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Known as the first band to use synthetic percussion in a punk rock context, Metal Urbain used heavily distorted guitars, aggressive vocals, a synthesizer, and a drum machine to create some of the most original music of the punk era. Formed in Paris in 1977, this quartet had a unique approach that called into question the very nature of rock & roll itself. Despite their lack of usual rock instrumentation, they aligned themselves with the punk rock scene symbolized by the Sex Pistols, rather than the anti-rock camp of Throbbing Gristle. The elimination of a conventional rhythm section (i.e., acoustic drums and bass) helped to illuminate the possibilities for experimentation within the rock aesthetic and paved the way for further exploration throughout the post-punk era.
Metal Urbain were a band of many firsts. In addition to the aforementioned advances in the area of rock instrumentation, they released the first single on the legendary Rough Trade label. On their first single, 1977's "Panik," Metal Urbain's unvarying drum machine program created a relentless attack that pushed the upper regions of punk rock aggression to new heights. Their follow-up single, "Paris Marquis," was released on Rough Trade Records and was the first release for what became the most innovative and eclectic label of the post-punk era. Metal Urbain's vocals, sung exclusively in French, called for revolution to reveal the fascist elements of the political structure. They continued to carve their unique niche with their third and final single, "Hysterie Connective," released in 1978 on Radar.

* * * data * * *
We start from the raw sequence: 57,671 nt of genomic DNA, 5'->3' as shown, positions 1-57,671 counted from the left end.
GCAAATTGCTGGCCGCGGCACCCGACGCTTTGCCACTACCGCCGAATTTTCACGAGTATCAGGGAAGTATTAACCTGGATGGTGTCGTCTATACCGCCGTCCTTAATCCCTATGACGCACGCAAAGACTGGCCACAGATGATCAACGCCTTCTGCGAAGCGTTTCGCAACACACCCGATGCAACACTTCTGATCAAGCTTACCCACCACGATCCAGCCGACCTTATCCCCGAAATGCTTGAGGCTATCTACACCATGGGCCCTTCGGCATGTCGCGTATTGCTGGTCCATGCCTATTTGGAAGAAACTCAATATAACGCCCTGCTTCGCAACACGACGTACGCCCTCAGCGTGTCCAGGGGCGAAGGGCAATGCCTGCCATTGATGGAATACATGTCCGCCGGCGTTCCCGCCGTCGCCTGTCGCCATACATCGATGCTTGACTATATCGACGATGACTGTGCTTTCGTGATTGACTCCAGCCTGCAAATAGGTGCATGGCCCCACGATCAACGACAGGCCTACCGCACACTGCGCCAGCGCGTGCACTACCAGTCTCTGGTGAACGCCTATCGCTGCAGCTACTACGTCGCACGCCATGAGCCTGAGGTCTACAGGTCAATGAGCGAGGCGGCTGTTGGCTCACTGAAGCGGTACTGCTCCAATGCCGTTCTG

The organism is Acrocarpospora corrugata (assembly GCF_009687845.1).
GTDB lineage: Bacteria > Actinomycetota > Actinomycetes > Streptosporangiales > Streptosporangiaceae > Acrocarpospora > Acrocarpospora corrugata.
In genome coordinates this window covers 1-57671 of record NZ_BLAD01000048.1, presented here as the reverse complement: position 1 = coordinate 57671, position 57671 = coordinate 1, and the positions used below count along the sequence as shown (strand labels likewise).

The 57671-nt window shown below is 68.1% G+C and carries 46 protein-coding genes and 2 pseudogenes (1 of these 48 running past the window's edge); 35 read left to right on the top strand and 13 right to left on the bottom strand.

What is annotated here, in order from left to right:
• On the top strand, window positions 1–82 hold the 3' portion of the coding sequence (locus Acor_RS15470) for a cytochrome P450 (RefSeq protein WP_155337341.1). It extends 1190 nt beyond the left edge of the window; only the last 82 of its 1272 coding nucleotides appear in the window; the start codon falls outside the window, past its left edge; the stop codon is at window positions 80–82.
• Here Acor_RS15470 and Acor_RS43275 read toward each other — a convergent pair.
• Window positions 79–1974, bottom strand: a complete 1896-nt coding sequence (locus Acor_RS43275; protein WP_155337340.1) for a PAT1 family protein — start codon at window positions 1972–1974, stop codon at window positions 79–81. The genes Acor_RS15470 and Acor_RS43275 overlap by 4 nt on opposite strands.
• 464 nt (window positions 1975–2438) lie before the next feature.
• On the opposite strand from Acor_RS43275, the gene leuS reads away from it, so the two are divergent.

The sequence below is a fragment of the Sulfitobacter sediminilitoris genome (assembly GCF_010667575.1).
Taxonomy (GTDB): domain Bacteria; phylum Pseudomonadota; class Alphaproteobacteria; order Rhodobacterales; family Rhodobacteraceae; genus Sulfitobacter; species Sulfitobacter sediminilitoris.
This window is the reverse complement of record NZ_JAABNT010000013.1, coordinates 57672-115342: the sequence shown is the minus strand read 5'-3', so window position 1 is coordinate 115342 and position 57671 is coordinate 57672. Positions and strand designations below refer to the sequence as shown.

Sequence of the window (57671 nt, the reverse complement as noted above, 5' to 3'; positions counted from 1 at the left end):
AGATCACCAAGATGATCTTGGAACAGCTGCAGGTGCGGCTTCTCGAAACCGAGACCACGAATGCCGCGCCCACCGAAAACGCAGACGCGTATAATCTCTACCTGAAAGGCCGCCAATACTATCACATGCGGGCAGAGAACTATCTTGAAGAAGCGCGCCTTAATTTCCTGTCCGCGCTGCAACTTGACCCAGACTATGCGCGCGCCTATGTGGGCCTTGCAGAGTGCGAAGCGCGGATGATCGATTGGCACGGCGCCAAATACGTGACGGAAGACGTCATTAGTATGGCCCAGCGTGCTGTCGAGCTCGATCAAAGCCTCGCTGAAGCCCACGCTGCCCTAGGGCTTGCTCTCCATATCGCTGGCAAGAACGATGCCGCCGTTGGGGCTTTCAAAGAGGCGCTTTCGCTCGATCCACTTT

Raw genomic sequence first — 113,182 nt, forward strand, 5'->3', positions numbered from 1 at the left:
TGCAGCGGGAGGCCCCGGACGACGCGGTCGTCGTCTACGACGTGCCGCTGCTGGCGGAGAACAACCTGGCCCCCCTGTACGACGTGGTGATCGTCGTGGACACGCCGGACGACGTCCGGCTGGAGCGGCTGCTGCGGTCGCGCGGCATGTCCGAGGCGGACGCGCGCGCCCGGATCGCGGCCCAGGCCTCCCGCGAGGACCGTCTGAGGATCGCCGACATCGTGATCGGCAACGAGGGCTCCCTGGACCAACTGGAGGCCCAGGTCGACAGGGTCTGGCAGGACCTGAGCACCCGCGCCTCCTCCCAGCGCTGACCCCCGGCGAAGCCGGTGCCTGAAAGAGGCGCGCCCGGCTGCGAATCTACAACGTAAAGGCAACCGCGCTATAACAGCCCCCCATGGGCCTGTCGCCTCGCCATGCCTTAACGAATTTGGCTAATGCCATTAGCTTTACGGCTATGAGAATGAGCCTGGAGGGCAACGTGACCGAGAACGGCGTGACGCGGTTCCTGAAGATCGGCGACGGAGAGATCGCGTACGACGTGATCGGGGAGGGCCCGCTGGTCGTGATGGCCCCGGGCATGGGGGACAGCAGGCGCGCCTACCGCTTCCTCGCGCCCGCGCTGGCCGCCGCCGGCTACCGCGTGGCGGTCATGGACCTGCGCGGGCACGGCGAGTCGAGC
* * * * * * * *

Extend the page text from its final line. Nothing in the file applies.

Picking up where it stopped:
Metal Urbain broke up in 1979 with Eric Débris, Herman Schwartz, and Pat Lüger continuing in a similar vein with Metal Boys and Doctor Mix & the Remix, releasing records on Rough Trade. The following year, Les Hommes Mort Sont Dangereux (which translates to "Dead Men Are Dangerous") was released on Byzanteen Records and compiled their singles along with some BBC sessions. In 1985, L'Age d'Or was released on CD and double LP, compiling previously released material with additional demos, live material, and remixes. Nearly 20 years later, Acute Records released Anarchy in Paris!, a compilation of the band's '70s releases. The same label also reissued the output of Metal Boys and Doctor Mix & the Remix.